# Debugging Return Largest Numbers in Arrays

Debugging Return Largest Numbers in Arrays
0

#1

Tell us what’s happening:
I’m having trouble debugging my code.

Right now I want to iterate through each sub array (x) and every item (i) in each subarray. After I’m done iterating through every “i” for a given value of “x”, I assign the largest number to max[x]. I was able to return the largest item in a single array with a single for loop, but adding in the second loop to iterate through items in a subarray is giving me problems.

I asked the function to return an array consisting of x, i and max, but I’m getting an error saying that i is undefined. I can’t for the life of me figure out why! Can anyone help me understand?

Your code so far

``````
function largestOfFour(arr){
let max = [0];
for (let x=0; x<arr.length-1; x++){
for (let i = 0; i < arr[x].length-1; i++){
if (arr[x][i]>max[x]){
max[x] = arr[x][i];
}
}
}
let a = [x,i,max];
return a;

}

largestOfFour([[4, 5, 1, 3], [13, 27, 18, 26], [32, 35, 37, 39], [1000, 1001, 857, 1]]);
``````

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#2

I think you may have misunderstood the question, judging by what you’re `return`ing

The only thing you should return is the maximum value found in each subarray

You’re also missing the last subarray when you do this: `x < arr.length - 1`

Not sure why you’re comparing things to `max[someElement]` really either.

Perhaps it’d be best to start over with the following idea instead:

1. start with an empty array to hold the results in
2. loop over the array to get the subarrays
3. loop over the subarrays, keeping track of the maximum value found in the subarray so far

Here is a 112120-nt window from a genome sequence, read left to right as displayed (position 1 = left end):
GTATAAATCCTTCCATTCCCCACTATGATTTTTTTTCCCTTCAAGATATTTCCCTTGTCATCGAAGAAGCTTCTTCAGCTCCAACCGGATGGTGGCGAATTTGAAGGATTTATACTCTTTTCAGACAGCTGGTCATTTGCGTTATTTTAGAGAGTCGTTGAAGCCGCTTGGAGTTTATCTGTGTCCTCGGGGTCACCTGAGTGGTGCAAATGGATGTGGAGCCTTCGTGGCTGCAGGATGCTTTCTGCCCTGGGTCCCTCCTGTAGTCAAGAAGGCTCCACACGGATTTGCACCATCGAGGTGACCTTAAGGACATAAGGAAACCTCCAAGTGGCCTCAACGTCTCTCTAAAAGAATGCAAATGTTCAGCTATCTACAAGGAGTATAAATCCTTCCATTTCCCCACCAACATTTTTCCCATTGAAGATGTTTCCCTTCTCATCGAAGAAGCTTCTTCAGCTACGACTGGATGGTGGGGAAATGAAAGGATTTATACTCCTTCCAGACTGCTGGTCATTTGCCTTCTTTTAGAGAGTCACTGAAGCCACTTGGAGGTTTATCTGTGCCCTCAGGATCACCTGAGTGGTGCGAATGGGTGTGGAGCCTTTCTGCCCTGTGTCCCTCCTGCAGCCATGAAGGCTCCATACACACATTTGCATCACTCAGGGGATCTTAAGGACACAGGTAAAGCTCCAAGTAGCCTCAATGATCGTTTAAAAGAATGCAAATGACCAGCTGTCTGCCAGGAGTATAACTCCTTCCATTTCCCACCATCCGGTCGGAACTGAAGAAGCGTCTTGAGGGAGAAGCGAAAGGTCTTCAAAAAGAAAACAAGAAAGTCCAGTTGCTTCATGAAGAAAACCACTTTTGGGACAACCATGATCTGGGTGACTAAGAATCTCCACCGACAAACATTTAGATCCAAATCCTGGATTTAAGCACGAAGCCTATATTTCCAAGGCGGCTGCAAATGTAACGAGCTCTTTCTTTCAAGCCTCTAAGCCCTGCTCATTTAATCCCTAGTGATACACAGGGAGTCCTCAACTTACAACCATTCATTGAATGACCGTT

4. `push` the maximum found in the subarray to the results array

#3

Ah, right. I was thinking “let x increase to arr.length-1” but that does miss the last subarray.

Originally I only tried to return “max” (which is intended to be an array of the maximum values in each subarray)— I only returned x and i for debugging purposes.

When x=0, I iterate through arr[x=0][i] for all items (i) the subarray arr[x]. I compare things to `max[someElement]` because max[x] starts at 0. If arr[x=0][i=0] is greater than zero, max[x] becomes arr[x][i]. If arr[x=0][i=1] is greater than max[0], max[0] becomes arr[0][1]. Then once the loops complete the first subarray (i.e. when x=0 becomes x=1), the value of max[0] becomes locked, and the function starts determining the value for max[1].

Basically I thought I was doing exactly the steps you listed (expect rather than push max values to an array I used values in my for loop that reference subarrays to add values to the array of max values):

1. the empty array I have is `max = [0]`. I tried doing `max=[]` but then there is no value of max to compare to each value within subarrays.

2. and 3. I want both of my loops to iterate over the items in each subarray, and I keep track of the maximum value by starting with a “max” (in this case max starts out as [0]) and seeing if the next value in each subarray is greater than this “max” value.

3. Rather than pushing values to an array. I know that while x=0, my for loop is iterating of the subarray `arr[0]`, so I just set newArray[x] to the highest value in arr[x].

I hope the explanation of my logic wasn’t too complicated. Im still scratching my head here. Thanks for your response

#4

interesting way to do it, though I think a temporary variable makes things a lot cleaner

so with those points aside, what is the value of `max[1]` at the start of the inner loop? it’s not `0` like it was for `x = 0`

And due to how `let`'s scope works, `i` and `x` are undefined by the time you reach `a = [x, i, max]` - the loops have ended and they’re no longer in scope